Locally based CPA firm since 1956

Although there were plenty of headlines during the month of June, the markets continued the pattern of one step forward and one step back, finishing less than ½ of 1% changed from the beginning of the month.
I believe that over the course of the summer we will see upward revisions of previously reported numbers such as 1st quarter GDP, housing, and employment. With a bit of wind in the sales, we shall probably see a slight reacceleration in the U.S., Japan, and Europe.
A while back the WFG blog mentioned housing as being a key indicator of recovery. We have been looking for housing starts to be on pace above 1 million annually and really wanted to see the number come closer to 1.5 million annualized. In June the housing starts reportedly are on a pace between 1.2 million and 1.3 million. We view that as a sign of a healthy economy, one that may accelerate a bit in the second half of the year. A healthier economy is a sure sign that the Fed may raise interest rates sometime this year. The Fed has stated they will watch inflation closely. Keep in mind that the 4th quarter of 2014 is when oil took its precipitous drop from $110/barrel to $40 something/barrel. This will skew the inflation comparison numbers a bit as we will be comparing to disinflation numbers from last year. I’m sure the Fed is smart enough to understand that, but we will still see headline numbers that are not quite as inflationary as they may seem.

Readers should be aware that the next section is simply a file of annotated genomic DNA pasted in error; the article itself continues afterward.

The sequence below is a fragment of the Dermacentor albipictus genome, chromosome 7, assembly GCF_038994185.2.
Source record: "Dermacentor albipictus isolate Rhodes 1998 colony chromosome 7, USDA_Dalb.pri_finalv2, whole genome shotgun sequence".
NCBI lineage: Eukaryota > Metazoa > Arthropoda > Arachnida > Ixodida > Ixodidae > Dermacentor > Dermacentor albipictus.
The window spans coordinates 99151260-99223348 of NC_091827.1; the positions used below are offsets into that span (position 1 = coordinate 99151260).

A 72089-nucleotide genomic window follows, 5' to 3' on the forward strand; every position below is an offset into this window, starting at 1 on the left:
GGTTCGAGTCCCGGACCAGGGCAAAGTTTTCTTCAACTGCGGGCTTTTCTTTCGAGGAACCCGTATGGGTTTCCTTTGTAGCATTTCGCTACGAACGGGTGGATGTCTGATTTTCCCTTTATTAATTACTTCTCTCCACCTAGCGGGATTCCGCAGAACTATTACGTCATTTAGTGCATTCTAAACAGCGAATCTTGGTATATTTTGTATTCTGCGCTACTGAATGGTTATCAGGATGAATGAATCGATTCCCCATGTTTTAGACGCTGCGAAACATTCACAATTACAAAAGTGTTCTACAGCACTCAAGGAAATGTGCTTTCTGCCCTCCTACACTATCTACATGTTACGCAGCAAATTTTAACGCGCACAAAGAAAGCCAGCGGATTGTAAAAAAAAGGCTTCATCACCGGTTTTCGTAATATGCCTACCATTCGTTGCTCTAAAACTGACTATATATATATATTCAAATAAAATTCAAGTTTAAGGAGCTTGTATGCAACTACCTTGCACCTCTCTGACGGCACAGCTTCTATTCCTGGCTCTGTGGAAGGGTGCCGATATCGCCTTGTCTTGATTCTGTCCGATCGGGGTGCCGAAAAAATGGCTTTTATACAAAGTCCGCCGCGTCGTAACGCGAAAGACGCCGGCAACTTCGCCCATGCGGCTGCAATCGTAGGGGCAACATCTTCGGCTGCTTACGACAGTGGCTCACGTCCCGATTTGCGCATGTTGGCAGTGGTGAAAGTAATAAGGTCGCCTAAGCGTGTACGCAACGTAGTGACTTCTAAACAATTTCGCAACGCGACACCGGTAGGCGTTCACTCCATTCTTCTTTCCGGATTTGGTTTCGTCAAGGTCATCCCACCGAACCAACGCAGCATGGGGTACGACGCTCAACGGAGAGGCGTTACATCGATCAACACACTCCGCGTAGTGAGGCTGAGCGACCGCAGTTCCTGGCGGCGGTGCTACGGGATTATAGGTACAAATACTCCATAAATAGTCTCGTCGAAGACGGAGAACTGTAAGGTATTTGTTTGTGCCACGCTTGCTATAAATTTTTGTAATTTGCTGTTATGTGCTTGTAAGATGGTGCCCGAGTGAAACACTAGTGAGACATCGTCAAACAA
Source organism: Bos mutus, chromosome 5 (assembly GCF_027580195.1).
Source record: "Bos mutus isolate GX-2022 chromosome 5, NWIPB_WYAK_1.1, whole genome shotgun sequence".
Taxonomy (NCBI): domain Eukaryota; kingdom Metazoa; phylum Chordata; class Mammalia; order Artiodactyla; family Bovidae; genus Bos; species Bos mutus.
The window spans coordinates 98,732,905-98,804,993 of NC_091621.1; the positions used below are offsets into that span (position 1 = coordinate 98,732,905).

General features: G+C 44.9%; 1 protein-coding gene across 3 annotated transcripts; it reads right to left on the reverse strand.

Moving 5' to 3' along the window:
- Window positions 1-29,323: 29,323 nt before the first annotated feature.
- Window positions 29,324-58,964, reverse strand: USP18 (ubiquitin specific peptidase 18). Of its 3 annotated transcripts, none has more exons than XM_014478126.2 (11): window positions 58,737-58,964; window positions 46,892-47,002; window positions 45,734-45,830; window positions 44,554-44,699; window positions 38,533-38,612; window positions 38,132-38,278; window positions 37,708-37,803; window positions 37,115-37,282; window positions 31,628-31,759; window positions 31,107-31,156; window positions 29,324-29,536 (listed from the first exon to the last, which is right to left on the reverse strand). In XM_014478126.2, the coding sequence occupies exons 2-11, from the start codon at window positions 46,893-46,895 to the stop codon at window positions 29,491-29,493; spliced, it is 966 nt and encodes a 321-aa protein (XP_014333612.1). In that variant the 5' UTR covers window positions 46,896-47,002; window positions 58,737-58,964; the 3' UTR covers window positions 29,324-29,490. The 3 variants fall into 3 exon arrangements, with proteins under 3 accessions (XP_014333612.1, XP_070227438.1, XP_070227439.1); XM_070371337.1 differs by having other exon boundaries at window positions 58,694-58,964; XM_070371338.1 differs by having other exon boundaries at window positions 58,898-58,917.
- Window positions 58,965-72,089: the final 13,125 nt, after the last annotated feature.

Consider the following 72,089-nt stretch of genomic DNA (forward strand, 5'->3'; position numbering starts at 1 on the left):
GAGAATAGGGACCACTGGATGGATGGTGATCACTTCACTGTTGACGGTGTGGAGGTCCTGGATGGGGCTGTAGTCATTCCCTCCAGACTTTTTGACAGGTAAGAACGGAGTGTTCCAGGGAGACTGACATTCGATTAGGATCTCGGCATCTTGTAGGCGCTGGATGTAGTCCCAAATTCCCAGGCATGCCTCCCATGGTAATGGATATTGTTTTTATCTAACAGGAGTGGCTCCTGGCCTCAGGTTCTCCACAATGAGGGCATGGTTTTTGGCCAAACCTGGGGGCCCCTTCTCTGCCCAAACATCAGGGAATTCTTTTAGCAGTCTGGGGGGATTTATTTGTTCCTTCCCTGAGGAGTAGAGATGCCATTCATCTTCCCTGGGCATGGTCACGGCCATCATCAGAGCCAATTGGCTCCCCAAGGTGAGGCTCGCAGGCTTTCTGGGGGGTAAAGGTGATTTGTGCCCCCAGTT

There are several reasons why the market may resume its next leg up; the 30 year mortgage rates are still historically low, corporate capital spending has remained constrained, inventory levels are under control, hiring has been muted, and merger & acquisitions have been immediately accretive, and stock ownership is at a 15 year low. All of these things bode well for investors. Albeit folks have not forgotten 2008 and are certainly more apt to exit the market quicker on bad news, there is a lot to be bullish about.
In the U.S., the butterflies in the stomach can be seen in the performance of High Grade Corporate Bonds which are continuing to underperform U.S. Treasuries. As we have seen in the fund flows, a significant amount of money is leaving fixed income funds and ETFs so hopefully this is a temporary fund flow effect and not a leading indicator of credit risk in the U.S. economy. But so far, this has had little impact on the Equity Markets. For now, pessimism over a Greece bailout has the upper hand and the market is likely to stay focused on headlines from Europe.